Cotton socks, which first absorb moisture and then stick to the skin, are right out for hiking or any serious athletic activity. Blisters on the bottom of the feet is probably due primarily to the socks not wicking away moisture and sticking to the soles, and once that starts the blisters tend to be self-reinforcing. Not only would I suggest that you get good wool socks like SmartWool (and yes, they come in different weights; you should select sock thickness that correlates to the weather you are hiking in and the fit of the boot), but I would also recommend using polypropylene or silk sock liners. These will help wick away sweat or moisture that may cause the sock to stick to your feet and start abrading to a blister. While wool socks and sock liners may not completely eliminate blisters they go a long way; I can’t remember the last time I had a blister when wearing appropriate socks.
I usually carry a few Moleskin patches but I’ve rarely found a need for it when wearing good boots and socks, so mostly I end up giving it away to other people, or using it to cover abrading seams in clothing or kayaks.
I also generally carry at least one spare pair of socks and sock liners, because they don’t take up much weight, are great to change into if your existing socks are totally saturated, and can be used for other things like mittens in an emergency. I’ve hiked miles in wet socks with liners without a problem, but when your feet are frozen cold it is such a relief to change into warm, dry socks; in fact, this is usually the first thing I do after setting up camp and rolling out the sleeping bag.
Good boots, or at least robust, good fitting shoes with good traction, are also a necessity. If you don’t know what to look for I would recommend going to a good outdoor store and having them help fit you. Boots are definitely not something to skimp on, especially when carrying a backpack. You don’t need to splurge on custom made Danners, but work boots are probably not adequate. I’ve seen people hiking in tennis shoes–some people prefer it–but I find that they don’t provide enough arch support for carrying a load, and traction on normal tennis shoes on trail is inadequate. The boots/shoes should be firm but not tight or constricting, and there shouldn’t be any significant movement of the foot within the boot either ascending or descending, or if there is movement it should be in a way that the foot is free to move without rubbing. For instance, I usually adjust the tension in my laces to hold the ball of the foot stable but intentionally allow a bit of heel slippage on long, steady downhill trails because I find that my foot tends to slide toward the front and trying to put enough tension to keep the foot from moving at all results in heel blistering and squeezing of the front. You have to figure out what works for you by trial and error, though.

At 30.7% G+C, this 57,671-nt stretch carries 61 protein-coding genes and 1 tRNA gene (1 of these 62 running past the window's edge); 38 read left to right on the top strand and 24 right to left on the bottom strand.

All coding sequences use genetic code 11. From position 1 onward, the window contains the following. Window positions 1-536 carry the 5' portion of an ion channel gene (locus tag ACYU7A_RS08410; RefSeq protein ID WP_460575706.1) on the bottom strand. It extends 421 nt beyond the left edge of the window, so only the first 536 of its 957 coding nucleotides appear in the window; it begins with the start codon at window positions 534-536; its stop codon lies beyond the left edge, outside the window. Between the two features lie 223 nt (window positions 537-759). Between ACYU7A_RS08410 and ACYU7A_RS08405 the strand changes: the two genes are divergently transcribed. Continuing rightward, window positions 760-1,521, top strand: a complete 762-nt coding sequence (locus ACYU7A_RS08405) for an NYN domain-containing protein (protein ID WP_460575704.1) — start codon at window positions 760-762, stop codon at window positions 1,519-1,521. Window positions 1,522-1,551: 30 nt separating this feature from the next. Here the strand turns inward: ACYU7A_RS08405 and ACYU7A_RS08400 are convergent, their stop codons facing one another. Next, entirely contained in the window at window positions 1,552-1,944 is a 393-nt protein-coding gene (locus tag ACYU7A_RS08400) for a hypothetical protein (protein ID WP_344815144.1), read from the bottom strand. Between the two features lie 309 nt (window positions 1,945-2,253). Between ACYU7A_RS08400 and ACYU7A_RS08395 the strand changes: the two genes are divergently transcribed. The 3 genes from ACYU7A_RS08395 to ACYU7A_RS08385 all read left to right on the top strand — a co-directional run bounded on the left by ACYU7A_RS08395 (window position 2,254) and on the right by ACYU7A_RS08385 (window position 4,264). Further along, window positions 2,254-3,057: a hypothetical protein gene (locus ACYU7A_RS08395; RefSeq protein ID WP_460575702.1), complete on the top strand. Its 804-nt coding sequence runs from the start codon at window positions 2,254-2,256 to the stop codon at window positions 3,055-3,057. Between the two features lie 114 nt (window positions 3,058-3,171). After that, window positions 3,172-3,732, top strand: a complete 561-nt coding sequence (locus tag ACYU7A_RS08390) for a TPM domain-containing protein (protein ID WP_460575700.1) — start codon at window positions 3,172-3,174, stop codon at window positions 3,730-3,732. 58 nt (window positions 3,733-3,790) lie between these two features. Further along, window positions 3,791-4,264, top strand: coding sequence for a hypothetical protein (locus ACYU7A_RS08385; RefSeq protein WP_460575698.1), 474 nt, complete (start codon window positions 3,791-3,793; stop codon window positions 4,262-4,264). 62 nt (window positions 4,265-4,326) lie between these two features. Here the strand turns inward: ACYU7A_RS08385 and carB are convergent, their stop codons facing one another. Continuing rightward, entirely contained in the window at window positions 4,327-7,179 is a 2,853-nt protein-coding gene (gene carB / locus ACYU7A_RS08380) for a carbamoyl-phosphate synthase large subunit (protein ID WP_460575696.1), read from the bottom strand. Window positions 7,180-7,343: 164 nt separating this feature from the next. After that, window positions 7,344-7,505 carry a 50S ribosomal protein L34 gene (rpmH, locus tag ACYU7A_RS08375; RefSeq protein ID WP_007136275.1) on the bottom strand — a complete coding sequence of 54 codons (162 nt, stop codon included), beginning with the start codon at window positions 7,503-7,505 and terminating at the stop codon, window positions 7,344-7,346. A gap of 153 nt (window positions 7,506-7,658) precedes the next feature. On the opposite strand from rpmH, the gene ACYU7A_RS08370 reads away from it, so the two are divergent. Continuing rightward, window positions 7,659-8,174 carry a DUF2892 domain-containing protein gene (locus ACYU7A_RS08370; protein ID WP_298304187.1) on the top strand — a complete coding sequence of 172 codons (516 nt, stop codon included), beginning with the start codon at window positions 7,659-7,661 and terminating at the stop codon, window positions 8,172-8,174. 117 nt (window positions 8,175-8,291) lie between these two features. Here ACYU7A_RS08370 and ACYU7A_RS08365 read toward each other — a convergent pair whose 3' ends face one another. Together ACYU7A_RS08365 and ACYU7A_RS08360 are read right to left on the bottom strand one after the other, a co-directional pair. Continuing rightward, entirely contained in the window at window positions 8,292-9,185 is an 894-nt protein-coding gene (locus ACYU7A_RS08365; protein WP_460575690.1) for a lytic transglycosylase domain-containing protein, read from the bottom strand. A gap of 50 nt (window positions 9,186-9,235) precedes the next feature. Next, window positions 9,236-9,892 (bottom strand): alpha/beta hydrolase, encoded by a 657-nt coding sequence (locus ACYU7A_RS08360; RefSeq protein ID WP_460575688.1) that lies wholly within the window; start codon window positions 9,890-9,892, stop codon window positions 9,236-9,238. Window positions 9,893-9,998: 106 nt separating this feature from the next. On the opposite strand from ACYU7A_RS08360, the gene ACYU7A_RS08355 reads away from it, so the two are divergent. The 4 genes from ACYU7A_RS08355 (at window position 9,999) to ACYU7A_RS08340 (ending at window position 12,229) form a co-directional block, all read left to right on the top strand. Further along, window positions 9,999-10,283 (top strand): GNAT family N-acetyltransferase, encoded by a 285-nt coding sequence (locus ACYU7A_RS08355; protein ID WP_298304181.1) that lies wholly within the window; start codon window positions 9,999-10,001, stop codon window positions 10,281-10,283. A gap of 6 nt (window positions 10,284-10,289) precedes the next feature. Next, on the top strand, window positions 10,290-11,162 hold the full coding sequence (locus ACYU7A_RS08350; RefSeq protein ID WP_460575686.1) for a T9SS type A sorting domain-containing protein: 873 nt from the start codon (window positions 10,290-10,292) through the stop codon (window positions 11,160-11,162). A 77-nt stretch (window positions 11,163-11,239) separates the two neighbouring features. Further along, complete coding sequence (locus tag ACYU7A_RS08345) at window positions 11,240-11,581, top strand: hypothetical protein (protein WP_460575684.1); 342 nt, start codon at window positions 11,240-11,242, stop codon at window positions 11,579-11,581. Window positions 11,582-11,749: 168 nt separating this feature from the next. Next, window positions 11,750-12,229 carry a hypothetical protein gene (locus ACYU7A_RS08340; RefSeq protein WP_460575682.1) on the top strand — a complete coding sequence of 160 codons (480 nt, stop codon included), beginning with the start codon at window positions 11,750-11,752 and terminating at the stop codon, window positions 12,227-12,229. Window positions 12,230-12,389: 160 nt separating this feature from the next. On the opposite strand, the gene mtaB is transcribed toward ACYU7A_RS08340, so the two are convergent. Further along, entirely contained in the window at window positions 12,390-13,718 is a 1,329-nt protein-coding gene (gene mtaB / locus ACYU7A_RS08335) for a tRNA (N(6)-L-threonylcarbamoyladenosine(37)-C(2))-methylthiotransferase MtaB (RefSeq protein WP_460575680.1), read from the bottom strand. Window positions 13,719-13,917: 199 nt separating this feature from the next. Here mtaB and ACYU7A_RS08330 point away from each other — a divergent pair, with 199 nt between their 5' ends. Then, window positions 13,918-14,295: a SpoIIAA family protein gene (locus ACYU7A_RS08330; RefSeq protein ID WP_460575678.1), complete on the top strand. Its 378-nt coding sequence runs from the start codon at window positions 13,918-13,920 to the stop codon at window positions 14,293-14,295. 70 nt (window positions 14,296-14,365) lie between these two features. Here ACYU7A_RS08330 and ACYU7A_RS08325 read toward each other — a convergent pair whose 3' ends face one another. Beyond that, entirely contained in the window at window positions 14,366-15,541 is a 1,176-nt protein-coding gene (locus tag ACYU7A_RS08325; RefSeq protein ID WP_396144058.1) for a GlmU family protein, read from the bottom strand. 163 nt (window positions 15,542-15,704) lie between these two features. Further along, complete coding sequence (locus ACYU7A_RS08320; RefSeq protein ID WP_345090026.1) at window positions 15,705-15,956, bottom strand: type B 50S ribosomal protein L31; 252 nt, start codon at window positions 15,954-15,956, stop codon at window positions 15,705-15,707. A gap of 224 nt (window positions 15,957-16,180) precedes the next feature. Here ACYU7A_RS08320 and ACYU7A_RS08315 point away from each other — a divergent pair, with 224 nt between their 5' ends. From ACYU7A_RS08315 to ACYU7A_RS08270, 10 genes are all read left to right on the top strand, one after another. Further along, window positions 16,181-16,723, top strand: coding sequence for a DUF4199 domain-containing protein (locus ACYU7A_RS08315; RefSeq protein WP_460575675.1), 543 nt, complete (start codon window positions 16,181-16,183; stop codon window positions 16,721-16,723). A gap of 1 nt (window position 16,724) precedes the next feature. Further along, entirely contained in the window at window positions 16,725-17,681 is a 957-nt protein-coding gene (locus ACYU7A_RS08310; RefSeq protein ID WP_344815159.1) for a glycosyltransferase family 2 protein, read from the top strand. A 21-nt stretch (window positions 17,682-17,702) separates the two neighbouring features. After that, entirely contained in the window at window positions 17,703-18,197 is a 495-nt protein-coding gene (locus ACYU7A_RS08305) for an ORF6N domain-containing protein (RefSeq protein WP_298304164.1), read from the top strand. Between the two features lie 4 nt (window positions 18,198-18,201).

I actually have three sets of hiking boots (all Vasque brand, which I find fit me very well and hold up longer than other boots I’ve had), depending on whether I’m doing casual hiking, warm weather backpacking, or cold weather heavy backpacking. When just doing a casual hike with a light daypack or beltpack I often just wear trail running shoes (cross trainers with aggressive tread). If you hike a lot (or would like to hike a lot), good boots are a wise investment in comfort and foot health; getting corns or infections due to blisters is no good for anyone.
I hope this helps. Good luck, and enjoy hiking.
They’re not bad, actually. Wool wicks away moisture (and therefore evaporates and cools) much better than cotton. I would wear thin wool/silk blend or merino wool socks. I personally prefer to wear full leather uppers and steel shanks, but most manufacturers make lighter boots with fabric or even ‘see-thru-em’ uppers that allow ready ventilation. Your feet don’t really produce that much heat, anyway, so when hiking I rarely notice that my feet are hot though taking off the boots at the end of a hike and planting my feet in a cool lake or stream is one of the refreshing joys of hiking.